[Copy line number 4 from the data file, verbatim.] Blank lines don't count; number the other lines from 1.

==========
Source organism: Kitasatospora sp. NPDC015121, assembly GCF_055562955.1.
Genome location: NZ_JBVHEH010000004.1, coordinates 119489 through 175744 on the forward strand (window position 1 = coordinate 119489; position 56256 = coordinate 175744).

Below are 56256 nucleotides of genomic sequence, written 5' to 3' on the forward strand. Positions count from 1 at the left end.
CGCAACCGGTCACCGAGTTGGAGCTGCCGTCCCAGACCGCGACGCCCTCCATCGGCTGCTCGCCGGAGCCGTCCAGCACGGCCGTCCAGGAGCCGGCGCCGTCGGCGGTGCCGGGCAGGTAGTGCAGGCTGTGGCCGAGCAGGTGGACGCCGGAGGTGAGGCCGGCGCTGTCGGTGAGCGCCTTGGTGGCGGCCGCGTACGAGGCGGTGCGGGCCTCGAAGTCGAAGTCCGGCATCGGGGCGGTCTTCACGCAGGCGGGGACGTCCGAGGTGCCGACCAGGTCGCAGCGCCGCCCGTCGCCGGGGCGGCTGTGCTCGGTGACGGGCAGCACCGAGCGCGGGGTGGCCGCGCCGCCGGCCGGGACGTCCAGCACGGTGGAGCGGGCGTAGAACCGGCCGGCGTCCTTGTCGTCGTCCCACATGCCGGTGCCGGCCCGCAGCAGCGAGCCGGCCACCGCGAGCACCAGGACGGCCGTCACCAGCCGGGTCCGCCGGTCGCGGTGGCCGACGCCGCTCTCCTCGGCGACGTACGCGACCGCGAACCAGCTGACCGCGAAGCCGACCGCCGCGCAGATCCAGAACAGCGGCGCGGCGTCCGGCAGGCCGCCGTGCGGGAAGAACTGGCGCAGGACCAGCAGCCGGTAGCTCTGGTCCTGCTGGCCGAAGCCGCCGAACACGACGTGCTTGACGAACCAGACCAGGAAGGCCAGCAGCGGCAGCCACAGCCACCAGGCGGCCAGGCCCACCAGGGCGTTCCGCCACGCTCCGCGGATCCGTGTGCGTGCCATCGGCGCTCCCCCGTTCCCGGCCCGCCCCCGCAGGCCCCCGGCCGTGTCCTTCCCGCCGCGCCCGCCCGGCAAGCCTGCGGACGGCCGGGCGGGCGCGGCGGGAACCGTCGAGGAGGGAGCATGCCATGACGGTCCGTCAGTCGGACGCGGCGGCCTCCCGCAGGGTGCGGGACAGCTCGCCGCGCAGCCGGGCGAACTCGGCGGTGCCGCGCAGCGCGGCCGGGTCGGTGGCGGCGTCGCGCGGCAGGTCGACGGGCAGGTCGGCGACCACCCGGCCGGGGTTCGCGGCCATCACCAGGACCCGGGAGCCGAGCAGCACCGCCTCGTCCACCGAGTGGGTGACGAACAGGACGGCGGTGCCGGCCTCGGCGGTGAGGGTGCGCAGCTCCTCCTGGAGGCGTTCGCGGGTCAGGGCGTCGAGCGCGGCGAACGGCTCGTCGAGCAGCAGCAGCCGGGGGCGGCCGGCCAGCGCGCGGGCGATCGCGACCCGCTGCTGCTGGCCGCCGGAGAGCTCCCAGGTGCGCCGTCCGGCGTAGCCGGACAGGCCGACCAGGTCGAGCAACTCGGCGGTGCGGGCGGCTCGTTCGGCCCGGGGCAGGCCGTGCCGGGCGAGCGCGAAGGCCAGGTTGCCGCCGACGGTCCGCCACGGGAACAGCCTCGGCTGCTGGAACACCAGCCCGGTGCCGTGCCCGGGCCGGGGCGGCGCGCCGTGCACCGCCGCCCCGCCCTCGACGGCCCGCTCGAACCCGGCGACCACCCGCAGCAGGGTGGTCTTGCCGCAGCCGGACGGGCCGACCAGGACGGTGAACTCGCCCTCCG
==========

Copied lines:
CGCAACCGGTCACCGAGTTGGAGCTGCCGTCCCAGACCGCGACGCCCTCCATCGGCTGCTCGCCGGAGCCGTCCAGCACGGCCGTCCAGGAGCCGGCGCCGTCGGCGGTGCCGGGCAGGTAGTGCAGGCTGTGGCCGAGCAGGTGGACGCCGGAGGTGAGGCCGGCGCTGTCGGTGAGCGCCTTGGTGGCGGCCGCGTACGAGGCGGTGCGGGCCTCGAAGTCGAAGTCCGGCATCGGGGCGGTCTTCACGCAGGCGGGGACGTCCGAGGTGCCGACCAGGTCGCAGCGCCGCCCGTCGCCGGGGCGGCTGTGCTCGGTGACGGGCAGCACCGAGCGCGGGGTGGCCGCGCCGCCGGCCGGGACGTCCAGCACGGTGGAGCGGGCGTAGAACCGGCCGGCGTCCTTGTCGTCGTCCCACATGCCGGTGCCGGCCCGCAGCAGCGAGCCGGCCACCGCGAGCACCAGGACGGCCGTCACCAGCCGGGTCCGCCGGTCGCGGTGGCCGACGCCGCTCTCCTCGGCGACGTACGCGACCGCGAACCAGCTGACCGCGAAGCCGACCGCCGCGCAGATCCAGAACAGCGGCGCGGCGTCCGGCAGGCCGCCGTGCGGGAAGAACTGGCGCAGGACCAGCAGCCGGTAGCTCTGGTCCTGCTGGCCGAAGCCGCCGAACACGACGTGCTTGACGAACCAGACCAGGAAGGCCAGCAGCGGCAGCCACAGCCACCAGGCGGCCAGGCCCACCAGGGCGTTCCGCCACGCTCCGCGGATCCGTGTGCGTGCCATCGGCGCTCCCCCGTTCCCGGCCCGCCCCCGCAGGCCCCCGGCCGTGTCCTTCCCGCCGCGCCCGCCCGGCAAGCCTGCGGACGGCCGGGCGGGCGCGGCGGGAACCGTCGAGGAGGGAGCATGCCATGACGGTCCGTCAGTCGGACGCGGCGGCCTCCCGCAGGGTGCGGGACAGCTCGCCGCGCAGCCGGGCGAACTCGGCGGTGCCGCGCAGCGCGGCCGGGTCGGTGGCGGCGTCGCGCGGCAGGTCGACGGGCAGGTCGGCGACCACCCGGCCGGGGTTCGCGGCCATCACCAGGACCCGGGAGCCGAGCAGCACCGCCTCGTCCACCGAGTGGGTGACGAACAGGACGGCGGTGCCGGCCTCGGCGGTGAGGGTGCGCAGCTCCTCCTGGAGGCGTTCGCGGGTCAGGGCGTCGAGCGCGGCGAACGGCTCGTCGAGCAGCAGCAGCCGGGGGCGGCCGGCCAGCGCGCGGGCGATCGCGACCCGCTGCTGCTGGCCGCCGGAGAGCTCCCAGGTGCGCCGTCCGGCGTAGCCGGACAGGCCGACCAGGTCGAGCAACTCGGCGGTGCGGGCGGCTCGTTCGGCCCGGGGCAGGCCGTGCCGGGCGAGCGCGAAGGCCAGGTTGCCGCCGACGGTCCGCCACGGGAACAGCCTCGGCTGCTGGAACACCAGCCCGGTGCCGTGCCCGGGCCGGGGCGGCGCGCCGTGCACCGCCGCCCCGCCCTCGACGGCCCGCTCGAACCCGGCGACCACCCGCAGCAGGGTGGTCTTGCCGCAGCCGGACGGGCCGACCAGGACGGTGAACTCGCCCTCCG